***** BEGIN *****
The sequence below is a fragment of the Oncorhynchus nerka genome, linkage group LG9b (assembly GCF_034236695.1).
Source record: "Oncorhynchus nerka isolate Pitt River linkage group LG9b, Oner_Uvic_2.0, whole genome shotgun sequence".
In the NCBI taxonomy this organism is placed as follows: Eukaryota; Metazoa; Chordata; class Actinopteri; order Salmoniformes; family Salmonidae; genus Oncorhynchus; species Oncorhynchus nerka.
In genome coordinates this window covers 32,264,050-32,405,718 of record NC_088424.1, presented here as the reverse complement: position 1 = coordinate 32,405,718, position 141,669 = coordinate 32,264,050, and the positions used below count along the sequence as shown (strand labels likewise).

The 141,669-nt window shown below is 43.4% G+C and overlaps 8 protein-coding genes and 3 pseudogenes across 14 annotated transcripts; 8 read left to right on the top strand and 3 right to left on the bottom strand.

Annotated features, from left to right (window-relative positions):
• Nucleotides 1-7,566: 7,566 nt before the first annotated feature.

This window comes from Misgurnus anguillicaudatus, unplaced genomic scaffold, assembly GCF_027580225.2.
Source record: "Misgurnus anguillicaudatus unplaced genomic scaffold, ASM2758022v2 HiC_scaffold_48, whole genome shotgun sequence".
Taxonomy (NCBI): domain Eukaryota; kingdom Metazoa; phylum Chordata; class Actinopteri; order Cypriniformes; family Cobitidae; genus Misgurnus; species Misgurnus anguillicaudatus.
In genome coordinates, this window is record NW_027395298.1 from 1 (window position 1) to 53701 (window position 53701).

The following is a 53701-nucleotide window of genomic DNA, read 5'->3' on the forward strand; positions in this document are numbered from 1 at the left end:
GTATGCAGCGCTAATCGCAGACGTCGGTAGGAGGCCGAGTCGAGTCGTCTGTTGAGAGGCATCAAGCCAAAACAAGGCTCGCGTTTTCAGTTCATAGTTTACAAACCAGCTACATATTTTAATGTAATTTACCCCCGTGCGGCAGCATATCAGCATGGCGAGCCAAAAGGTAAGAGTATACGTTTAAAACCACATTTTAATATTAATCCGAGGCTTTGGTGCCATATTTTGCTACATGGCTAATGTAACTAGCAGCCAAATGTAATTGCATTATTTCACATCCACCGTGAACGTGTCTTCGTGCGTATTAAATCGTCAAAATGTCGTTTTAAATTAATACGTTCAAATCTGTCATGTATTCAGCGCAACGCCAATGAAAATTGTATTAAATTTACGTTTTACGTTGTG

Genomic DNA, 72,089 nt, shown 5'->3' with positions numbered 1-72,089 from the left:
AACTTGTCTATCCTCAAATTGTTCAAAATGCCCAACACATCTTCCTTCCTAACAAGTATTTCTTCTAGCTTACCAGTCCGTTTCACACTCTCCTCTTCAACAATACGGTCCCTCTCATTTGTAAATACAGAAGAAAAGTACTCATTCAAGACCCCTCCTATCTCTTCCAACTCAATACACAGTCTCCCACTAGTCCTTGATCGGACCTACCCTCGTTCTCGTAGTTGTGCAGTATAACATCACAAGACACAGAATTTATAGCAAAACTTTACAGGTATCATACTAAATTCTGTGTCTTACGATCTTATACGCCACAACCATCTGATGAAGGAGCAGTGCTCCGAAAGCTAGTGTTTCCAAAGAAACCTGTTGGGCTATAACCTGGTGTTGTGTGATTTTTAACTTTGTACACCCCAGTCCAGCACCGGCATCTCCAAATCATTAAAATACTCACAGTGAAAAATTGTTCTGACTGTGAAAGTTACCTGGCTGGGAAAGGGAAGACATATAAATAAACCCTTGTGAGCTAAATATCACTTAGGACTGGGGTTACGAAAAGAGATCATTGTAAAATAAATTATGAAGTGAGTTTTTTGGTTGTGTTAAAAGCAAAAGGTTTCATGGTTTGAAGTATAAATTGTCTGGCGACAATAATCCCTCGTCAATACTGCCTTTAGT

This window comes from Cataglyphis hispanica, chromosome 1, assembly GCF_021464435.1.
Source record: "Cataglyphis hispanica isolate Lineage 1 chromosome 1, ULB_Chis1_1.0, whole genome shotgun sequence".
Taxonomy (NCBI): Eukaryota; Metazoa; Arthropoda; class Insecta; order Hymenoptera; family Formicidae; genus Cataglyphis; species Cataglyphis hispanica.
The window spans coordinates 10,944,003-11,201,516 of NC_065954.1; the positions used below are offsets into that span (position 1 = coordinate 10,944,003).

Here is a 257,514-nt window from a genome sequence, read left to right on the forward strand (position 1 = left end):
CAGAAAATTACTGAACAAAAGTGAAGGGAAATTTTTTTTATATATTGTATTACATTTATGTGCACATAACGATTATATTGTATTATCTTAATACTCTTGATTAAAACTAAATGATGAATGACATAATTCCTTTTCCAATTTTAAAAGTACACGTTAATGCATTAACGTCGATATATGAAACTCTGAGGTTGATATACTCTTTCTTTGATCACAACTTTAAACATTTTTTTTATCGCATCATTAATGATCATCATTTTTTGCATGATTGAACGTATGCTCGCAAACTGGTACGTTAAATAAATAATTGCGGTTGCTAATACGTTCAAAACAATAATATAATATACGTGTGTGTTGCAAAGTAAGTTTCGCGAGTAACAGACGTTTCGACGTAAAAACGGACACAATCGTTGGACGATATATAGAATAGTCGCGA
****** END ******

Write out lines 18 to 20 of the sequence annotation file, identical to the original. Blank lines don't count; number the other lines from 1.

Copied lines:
Taxonomy (NCBI): Eukaryota; Metazoa; Arthropoda; class Insecta; order Hymenoptera; family Formicidae; genus Cataglyphis; species Cataglyphis hispanica.
The window spans coordinates 10,944,003-11,201,516 of NC_065954.1; the positions used below are offsets into that span (position 1 = coordinate 10,944,003).

Here is a 257,514-nt window from a genome sequence, read left to right on the forward strand (position 1 = left end):